Interview: Lucy R. Lippard

Front cover of Lucy Lippard's, 'Six Years: The Dematerialzation of the Art Object from 1966 to 1972', originally published in 1973

Front cover of Lucy R. Lippard’s, ‘Six Years: The dematerialization of the art object from 1966 to 1972′, originally published in 1973

Lucy R. Lippard’s career trajectory has run from academically trained art historian, to critic, curator, and feminist activist. Eschewing definition, Lippard has described her methodology as “simply one thing leading to another.” Initially a critic, she rejected conventional art criticism on the basis of its “so-called objectivity” and lack of contact with artists and their practice. During the 1960s, she became a key figure and commentator on Minimal and Conceptual art. Her book Six Years: The Dematerialization of the Art Object (1973), was the subject of a survey exhibition at the Brooklyn Museum, entitled Materializing Six years: Lucy R. Lippard and the emergence of Conceptual Art. Her pioneering Numbers Shows (1969-1973) are understood to have complicated the definition of curating. “Radicalized” by a trip to Argentina in 1968, Lippard joined the Art Workers Coalition (AWC) in January 1969, campaigning for artists’ rights, against discrimination, and in opposition to the Vietnam War. She went on to co-found a number of organizations including the Ad Hoc Women Artists’ Committee (1970), the Feminist art journal Heresies (1977), Printed Matter (1976) and Artists Call Against U.S. Intervention In Central America (1984).  Continue reading

Interview: Darren Coffield

Darren Coffield, ‘Episodical (study)’, 2010, acrylic on canvas, 10″ x 11″

Darren Coffield (a.k.a Darcoff) studied at Goldsmiths College, Camberwell School of Art and the Slade School of Art in London. During the nineties, he worked alongside his friend, the curator Joshua Compston (d.1996) to establish the influential gallery space, Factual Nonsense, which was a key presence in what has been dubbed the ‘yBa’ scene. Compston exhibited Coffield’s work in The Courtauld Loan Collection (1991), alongside pieces by Damien Hirst, Gilbert & George and Fiona Rae. In 2010, Coffield participated in Exhibitionism, the ninth biannual East Wing exhibition, the series of shows established following The Courtauld Loan Collection. Coffield’s work is frequently selected for the National Gallery Portrait Award where his portraits have garnered considerable controversy. His work is characterized by a formalism akin to British Pop and a darkly humored investigation of political extremism.  Continue reading

Interview: The Guerrilla Girls

In 1984, the Museum of Modern Art in New York held an exhibition entitled An International Survey of Painting and Sculpture. Of the 169 artists involved, only 13 were women. Its curator, Kynaston McShine, told the press that any artist who wasn’t in the show should rethink “his” career. Enraged by this, a dedicated group of artists founded the Guerrilla Girls, whose mission ever since has been to expose racism and sexism in the art world through the use of activism, posters, publications and humour. Famed for their use of gorilla masks and pseudonyms after famous women artists, co-founder and press director, ‘Kathe Kollwitz’ kindly agreed to an interview.  Continue reading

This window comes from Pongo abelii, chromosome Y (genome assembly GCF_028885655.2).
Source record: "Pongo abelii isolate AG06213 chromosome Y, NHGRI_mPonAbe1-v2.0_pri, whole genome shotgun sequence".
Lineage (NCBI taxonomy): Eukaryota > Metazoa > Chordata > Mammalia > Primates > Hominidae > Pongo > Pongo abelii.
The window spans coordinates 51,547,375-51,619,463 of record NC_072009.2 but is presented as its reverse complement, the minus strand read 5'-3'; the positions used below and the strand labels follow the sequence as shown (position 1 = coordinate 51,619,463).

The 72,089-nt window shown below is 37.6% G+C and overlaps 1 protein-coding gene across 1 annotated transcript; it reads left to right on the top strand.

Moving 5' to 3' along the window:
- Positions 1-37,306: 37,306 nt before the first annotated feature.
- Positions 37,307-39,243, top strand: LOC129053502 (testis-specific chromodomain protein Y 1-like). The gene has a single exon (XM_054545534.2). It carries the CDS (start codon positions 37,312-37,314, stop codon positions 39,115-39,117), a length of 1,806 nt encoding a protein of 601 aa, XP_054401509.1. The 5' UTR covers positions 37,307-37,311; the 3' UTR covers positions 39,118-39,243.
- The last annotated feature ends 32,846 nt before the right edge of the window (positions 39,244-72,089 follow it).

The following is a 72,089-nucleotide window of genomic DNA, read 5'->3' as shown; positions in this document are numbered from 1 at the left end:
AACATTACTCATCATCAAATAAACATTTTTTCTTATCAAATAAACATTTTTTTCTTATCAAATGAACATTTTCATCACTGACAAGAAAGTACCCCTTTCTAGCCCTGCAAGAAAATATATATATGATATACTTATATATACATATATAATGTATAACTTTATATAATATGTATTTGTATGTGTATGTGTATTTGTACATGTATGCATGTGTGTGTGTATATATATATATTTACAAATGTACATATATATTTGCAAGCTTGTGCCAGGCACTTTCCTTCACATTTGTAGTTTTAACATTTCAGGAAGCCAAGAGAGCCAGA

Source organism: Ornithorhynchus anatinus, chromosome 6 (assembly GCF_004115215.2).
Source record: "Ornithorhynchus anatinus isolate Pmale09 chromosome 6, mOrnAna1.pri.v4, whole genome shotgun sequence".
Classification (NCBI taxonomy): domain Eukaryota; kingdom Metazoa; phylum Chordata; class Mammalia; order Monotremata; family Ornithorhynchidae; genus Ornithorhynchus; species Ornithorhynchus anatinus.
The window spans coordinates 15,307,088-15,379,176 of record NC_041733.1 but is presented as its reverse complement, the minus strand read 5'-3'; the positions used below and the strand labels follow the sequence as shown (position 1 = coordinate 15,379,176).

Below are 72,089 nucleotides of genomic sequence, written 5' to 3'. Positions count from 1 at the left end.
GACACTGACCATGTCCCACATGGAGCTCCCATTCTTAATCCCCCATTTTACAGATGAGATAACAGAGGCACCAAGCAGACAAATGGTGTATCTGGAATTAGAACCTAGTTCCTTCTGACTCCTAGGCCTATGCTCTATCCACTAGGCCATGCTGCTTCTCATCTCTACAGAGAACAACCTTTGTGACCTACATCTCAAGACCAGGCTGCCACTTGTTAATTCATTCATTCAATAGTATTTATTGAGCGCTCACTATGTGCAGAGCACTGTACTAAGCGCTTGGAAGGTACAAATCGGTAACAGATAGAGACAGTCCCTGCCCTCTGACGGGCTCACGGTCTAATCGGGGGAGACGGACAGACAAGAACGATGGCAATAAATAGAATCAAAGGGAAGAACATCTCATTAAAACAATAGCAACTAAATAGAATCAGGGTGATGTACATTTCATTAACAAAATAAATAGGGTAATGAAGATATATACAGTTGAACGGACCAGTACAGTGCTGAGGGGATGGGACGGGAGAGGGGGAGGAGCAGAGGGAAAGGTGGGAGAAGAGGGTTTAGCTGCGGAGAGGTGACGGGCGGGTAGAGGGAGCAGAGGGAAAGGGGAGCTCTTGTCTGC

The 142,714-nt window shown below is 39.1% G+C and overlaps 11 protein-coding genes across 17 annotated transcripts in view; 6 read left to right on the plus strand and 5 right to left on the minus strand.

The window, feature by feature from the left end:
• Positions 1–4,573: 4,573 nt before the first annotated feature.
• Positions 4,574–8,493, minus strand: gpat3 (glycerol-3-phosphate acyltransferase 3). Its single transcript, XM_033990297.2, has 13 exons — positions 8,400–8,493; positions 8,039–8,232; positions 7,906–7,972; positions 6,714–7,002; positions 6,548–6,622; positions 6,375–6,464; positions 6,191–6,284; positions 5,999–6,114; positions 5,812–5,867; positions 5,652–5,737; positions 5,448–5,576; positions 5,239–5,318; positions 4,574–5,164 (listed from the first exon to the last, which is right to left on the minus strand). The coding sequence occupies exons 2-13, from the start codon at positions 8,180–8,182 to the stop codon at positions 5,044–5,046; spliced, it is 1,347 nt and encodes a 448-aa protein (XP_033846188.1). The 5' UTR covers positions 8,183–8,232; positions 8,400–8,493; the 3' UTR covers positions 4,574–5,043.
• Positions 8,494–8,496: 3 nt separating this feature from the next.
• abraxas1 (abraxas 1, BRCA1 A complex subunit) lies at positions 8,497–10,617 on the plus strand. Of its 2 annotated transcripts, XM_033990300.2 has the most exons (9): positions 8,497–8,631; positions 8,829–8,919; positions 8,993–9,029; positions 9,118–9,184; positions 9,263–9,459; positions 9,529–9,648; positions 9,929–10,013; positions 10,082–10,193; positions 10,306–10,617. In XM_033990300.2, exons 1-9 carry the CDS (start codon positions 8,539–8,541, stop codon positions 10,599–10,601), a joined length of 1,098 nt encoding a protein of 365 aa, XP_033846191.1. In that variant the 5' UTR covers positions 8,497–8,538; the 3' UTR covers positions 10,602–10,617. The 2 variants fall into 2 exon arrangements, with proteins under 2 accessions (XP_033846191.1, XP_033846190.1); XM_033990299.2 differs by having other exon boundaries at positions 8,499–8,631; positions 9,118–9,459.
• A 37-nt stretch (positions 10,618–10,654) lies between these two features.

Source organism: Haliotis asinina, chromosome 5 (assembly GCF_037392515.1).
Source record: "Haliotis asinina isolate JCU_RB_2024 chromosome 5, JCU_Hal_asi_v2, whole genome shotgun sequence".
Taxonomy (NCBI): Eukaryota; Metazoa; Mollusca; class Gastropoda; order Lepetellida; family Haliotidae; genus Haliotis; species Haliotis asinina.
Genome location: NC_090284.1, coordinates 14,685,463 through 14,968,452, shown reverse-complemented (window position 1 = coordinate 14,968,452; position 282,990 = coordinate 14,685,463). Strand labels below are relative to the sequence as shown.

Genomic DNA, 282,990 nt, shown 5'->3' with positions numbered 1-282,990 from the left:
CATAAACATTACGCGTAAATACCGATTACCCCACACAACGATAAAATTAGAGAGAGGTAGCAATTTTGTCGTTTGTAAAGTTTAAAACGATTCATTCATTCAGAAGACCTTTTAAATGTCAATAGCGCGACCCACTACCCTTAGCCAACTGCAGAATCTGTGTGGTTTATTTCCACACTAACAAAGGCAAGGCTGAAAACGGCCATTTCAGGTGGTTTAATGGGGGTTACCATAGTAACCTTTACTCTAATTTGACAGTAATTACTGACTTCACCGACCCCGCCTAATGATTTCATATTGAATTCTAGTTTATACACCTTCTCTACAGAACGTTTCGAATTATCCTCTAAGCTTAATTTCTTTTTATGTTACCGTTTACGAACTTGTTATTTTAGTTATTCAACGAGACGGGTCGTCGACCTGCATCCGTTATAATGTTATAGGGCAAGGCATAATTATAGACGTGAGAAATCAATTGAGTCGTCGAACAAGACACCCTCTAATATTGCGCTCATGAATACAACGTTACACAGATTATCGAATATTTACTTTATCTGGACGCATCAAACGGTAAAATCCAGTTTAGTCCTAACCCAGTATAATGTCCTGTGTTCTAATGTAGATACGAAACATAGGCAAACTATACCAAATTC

Interview: Jerry Kearns

Jerry Kearns, ‘Pumped’, 2007, acrylic on canvas, 84″ x 84″, Private Collection

Jerry Kearns’ work examines the use of popular imagery whilst revealing how certain images articulate America’s use of hard and soft power.  Kearns has had a long standing relationship with the legendary Exit Art cultural center in New York. Some of his work can be seen in their final ever exhibition Every Exit is an Entrance: Thirty Years of Exit Art (till May 19th 2012). Kearns’ first book, Blue Eyed Devil, a work of autobiographical fiction, will be published to coincide with his forthcoming exhibition at the Modernism gallery in San Francisco next Spring.  Continue reading

Interview: Amanda Tiller

Amanda Tiller, ‘Fred Savage (Genogram Construction)’, hand embroidery, 30″ x 38″, 2011 (detail)

Amanda Tiller’s work addresses the pervasiveness of popular culture and our ability to retain facts and information. Whether she’s working on her Movie Poster series or Facebook Portraits, her work is always characterised by laborious and time-consuming working processes. With her Genogram series, Tiller takes a famous celebrity and weaves a web of connections between their real and fictional families. The faces of the figures are all stitched by hand. The interview was conducted at the artist’s studio in Chelsea, New York.  Continue reading